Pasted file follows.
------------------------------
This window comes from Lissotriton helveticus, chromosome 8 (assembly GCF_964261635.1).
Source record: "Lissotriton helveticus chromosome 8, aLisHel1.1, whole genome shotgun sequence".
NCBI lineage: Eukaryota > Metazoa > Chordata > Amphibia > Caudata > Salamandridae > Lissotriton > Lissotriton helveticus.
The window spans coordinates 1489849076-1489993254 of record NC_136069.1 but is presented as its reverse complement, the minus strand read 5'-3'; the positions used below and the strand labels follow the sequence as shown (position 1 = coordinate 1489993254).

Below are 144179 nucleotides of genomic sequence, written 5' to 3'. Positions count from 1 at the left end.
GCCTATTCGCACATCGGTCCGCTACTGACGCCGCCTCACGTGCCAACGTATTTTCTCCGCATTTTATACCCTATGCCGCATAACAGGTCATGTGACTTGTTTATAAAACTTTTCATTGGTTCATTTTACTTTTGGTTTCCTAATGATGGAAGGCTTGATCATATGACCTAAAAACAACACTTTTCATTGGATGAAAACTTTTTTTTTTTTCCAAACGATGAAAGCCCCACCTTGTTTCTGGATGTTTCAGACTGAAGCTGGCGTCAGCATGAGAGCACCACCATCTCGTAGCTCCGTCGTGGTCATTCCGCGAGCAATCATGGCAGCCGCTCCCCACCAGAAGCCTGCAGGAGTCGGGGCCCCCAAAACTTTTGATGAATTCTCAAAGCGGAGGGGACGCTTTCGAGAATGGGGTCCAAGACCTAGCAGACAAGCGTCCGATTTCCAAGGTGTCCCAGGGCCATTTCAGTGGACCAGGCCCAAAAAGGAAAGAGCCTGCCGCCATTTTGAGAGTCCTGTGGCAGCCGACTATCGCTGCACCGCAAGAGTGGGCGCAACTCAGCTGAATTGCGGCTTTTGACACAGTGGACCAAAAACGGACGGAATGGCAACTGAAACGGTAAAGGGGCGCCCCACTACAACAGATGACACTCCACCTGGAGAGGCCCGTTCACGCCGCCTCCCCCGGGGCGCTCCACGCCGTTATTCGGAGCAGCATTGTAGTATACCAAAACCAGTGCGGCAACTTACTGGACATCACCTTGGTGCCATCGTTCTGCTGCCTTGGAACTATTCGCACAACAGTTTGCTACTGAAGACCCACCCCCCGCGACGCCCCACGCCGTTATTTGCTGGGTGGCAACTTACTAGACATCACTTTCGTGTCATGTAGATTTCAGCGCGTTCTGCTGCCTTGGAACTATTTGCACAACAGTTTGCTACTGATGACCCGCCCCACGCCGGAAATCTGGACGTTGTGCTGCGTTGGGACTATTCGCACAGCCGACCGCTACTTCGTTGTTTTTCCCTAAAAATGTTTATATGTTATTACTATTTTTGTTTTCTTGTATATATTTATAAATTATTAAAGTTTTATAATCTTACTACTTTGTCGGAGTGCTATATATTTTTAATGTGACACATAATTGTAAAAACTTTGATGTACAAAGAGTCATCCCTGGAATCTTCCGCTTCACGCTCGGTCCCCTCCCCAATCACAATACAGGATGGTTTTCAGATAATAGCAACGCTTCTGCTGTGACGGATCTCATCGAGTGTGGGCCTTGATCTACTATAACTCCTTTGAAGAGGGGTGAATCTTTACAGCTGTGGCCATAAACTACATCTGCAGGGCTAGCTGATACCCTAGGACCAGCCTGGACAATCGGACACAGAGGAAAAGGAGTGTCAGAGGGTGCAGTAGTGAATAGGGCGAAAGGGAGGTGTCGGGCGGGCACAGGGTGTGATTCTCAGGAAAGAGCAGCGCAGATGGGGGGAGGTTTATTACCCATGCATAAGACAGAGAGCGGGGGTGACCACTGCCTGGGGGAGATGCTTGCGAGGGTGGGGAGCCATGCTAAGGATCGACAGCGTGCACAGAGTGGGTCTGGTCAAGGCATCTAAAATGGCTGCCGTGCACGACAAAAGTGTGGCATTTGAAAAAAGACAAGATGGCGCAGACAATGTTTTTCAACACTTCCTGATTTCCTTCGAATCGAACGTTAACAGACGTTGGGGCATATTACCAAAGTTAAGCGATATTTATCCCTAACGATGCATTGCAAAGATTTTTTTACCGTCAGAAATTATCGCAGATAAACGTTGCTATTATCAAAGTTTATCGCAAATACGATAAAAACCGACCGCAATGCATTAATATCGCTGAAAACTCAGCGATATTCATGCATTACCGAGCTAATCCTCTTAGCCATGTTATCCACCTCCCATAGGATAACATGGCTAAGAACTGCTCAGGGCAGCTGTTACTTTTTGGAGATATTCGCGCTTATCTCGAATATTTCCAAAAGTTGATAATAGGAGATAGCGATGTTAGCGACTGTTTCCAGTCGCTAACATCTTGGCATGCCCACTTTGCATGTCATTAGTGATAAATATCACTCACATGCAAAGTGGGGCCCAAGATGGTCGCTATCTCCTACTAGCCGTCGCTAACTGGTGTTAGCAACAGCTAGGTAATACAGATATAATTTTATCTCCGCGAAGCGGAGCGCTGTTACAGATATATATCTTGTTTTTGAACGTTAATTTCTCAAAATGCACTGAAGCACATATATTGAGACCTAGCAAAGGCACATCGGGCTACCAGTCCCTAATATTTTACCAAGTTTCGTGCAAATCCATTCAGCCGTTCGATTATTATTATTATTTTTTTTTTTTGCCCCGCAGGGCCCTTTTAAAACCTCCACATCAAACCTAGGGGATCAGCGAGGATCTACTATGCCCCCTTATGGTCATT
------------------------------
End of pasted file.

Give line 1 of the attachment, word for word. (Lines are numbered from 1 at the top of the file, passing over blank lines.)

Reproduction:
This window comes from Lissotriton helveticus, chromosome 8 (assembly GCF_964261635.1).